People with higher in Omega3 levels in their blood have a reduced risk of diabetes
There is now increasing evidence that there is a link between Omega 3 and diabetes prevention. 2 new reports about Omega 3 and diabetes have found that people with the highest levels of the 2 important essential fatty acids eicosapentaenoic acid (EPA) and docosahexaenoic acid (DHA), being the 2 most important of the Omega 3 essential fatty acids, were about a third less likely to develop diabetes than people who had the lowest levels of the Omega3 fats.
As well as EPA and DHA, there is another Omega 3 fat called ALA (alpha-linolenic acid). This is the plant-based version of the Omega 3 fats. ALA is not found in fish, as DHA and EPA are, however ALA is found in a range of plants and in particular flax, soy and some others.
And research in Singapore has also found that a higher level of ALA in the blood also decreases the risk of diabetes.
The first of these studies, published in early 2011, where 3088 older people with an average age of 75 had their Omega 3 blood levels measured. Over the course of 10 years these people were assessed for diabetes.
Of those with high levels of Omega3 fats 5% developed diabetes over 10 years, whereas 6.5% of those with the lowest levels developed diabetes.
And so the conclusion drawn from the study was “individuals with the higher concentrations of both types of fatty acids had lower risk of diabetes”.
Of course it is not necessarily the case that having higher levels of the Omega 3 fatty acids in the blood actually prevents diabetes, though this may be so. The study did not establish a causal link between higher levels of Omega3 fats in the diet, or in the blood, and the prevention of diabetes, it merely made the observation that people with high levels of Omega3 fats had a lower risk.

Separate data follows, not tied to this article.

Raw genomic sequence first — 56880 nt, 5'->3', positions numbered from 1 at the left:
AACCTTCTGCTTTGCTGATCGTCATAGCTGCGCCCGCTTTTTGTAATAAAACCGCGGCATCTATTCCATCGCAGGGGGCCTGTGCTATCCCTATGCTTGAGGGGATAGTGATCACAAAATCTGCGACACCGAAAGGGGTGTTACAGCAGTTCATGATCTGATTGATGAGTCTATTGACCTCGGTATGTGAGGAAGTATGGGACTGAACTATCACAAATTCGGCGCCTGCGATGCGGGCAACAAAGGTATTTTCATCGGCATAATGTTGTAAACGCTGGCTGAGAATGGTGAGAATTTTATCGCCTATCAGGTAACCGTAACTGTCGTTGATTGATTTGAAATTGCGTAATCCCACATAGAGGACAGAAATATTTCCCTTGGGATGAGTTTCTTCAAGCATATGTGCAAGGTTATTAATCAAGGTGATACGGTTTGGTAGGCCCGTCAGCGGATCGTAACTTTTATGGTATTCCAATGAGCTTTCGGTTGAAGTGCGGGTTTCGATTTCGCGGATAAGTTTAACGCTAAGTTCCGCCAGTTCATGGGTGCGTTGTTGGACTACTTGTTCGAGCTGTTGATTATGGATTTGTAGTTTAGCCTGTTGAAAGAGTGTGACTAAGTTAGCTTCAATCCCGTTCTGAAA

There may be many explanations for this result. For instance those with higher levels of Omega3 fats in the blood may well have a different diet from those with lower levels of Omega3 fats, and it may be other factors in the diet which reduced risk of diabetes. Omega 3 fats generally come from seafood and in particular from oily fish, and people who eat a lot of seafood may, for example, eat less red meat.
Or those people may perhaps be more health-conscious, and exercise more. Or perhaps they were more diet conscious and so were less prone to being overweight.
Hopefully you see my point. There could be any range of factors in play here.
However it does seem clear that those with higher levels of the Omega 3 essential fatty acids DHA and EPA in the blood have a lower risk of diabetes, it’s just not clear why.
And similar results were also found in a study in Singapore where 43,000 people between 45 and 74 years of age were studied between 1993 and 1998 and then followed up 5 to 6 years later.
Again it was found that those with higher levels of ALA, the plant-based Omega 3 fat, had a lower risk of diabetes. Again, for the same reasons as outlined above, this does not prove that the higher level of ALA in the blood actually caused the reduction in risk.
However there is plenty of solid scientific evidence demonstrating a wide range of other health benefits from increasing your intake of the Omega 3 essential fatty acids. There is no doubt now that more Omega3 in the diet can decrease your risk of a range of health problems including heart disease.
And these health benefits are also attracted to those at risk of diabetes, or who have it, and so whether or not it’s the Omega3 fats which actually reduce the risk of diabetes, there is no doubt that increasing your intake of the Omega3 fats will improve your health.Written by - Omega 3 Fish Oil